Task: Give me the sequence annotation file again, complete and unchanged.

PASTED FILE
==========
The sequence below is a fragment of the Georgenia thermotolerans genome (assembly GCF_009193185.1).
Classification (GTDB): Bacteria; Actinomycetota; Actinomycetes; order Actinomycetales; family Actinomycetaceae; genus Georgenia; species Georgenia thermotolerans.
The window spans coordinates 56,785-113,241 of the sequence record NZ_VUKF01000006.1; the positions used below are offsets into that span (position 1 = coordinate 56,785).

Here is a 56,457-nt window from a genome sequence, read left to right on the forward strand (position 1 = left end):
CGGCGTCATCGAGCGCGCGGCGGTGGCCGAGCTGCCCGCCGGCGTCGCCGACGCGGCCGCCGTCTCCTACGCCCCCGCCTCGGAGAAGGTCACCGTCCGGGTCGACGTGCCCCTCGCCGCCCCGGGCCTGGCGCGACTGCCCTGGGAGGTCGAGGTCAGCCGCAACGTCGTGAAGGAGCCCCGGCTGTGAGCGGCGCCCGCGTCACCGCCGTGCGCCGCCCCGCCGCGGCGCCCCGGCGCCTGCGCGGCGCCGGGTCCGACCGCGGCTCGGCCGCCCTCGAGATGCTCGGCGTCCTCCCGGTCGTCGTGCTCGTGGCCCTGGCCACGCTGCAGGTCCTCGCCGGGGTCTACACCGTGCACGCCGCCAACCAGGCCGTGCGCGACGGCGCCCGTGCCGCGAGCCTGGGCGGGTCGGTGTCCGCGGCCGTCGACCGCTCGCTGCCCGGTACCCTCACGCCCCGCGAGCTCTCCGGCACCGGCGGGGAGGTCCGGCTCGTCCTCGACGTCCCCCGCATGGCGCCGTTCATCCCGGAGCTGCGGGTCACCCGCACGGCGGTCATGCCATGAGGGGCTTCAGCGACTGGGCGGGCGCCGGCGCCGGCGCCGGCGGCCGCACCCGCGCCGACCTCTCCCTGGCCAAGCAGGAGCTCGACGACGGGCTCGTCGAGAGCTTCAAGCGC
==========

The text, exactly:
The sequence below is a fragment of the Georgenia thermotolerans genome (assembly GCF_009193185.1).
Classification (GTDB): Bacteria; Actinomycetota; Actinomycetes; order Actinomycetales; family Actinomycetaceae; genus Georgenia; species Georgenia thermotolerans.
The window spans coordinates 56,785-113,241 of the sequence record NZ_VUKF01000006.1; the positions used below are offsets into that span (position 1 = coordinate 56,785).

Here is a 56,457-nt window from a genome sequence, read left to right on the forward strand (position 1 = left end):
CGGCGTCATCGAGCGCGCGGCGGTGGCCGAGCTGCCCGCCGGCGTCGCCGACGCGGCCGCCGTCTCCTACGCCCCCGCCTCGGAGAAGGTCACCGTCCGGGTCGACGTGCCCCTCGCCGCCCCGGGCCTGGCGCGACTGCCCTGGGAGGTCGAGGTCAGCCGCAACGTCGTGAAGGAGCCCCGGCTGTGAGCGGCGCCCGCGTCACCGCCGTGCGCCGCCCCGCCGCGGCGCCCCGGCGCCTGCGCGGCGCCGGGTCCGACCGCGGCTCGGCCGCCCTCGAGATGCTCGGCGTCCTCCCGGTCGTCGTGCTCGTGGCCCTGGCCACGCTGCAGGTCCTCGCCGGGGTCTACACCGTGCACGCCGCCAACCAGGCCGTGCGCGACGGCGCCCGTGCCGCGAGCCTGGGCGGGTCGGTGTCCGCGGCCGTCGACCGCTCGCTGCCCGGTACCCTCACGCCCCGCGAGCTCTCCGGCACCGGCGGGGAGGTCCGGCTCGTCCTCGACGTCCCCCGCATGGCGCCGTTCATCCCGGAGCTGCGGGTCACCCGCACGGCGGTCATGCCATGAGGGGCTTCAGCGACTGGGCGGGCGCCGGCGCCGGCGCCGGCGGCCGCACCCGCGCCGACCTCTCCCTGGCCAAGCAGGAGCTCGACGACGGGCTCGTCGAGAGCTTCAAGCGC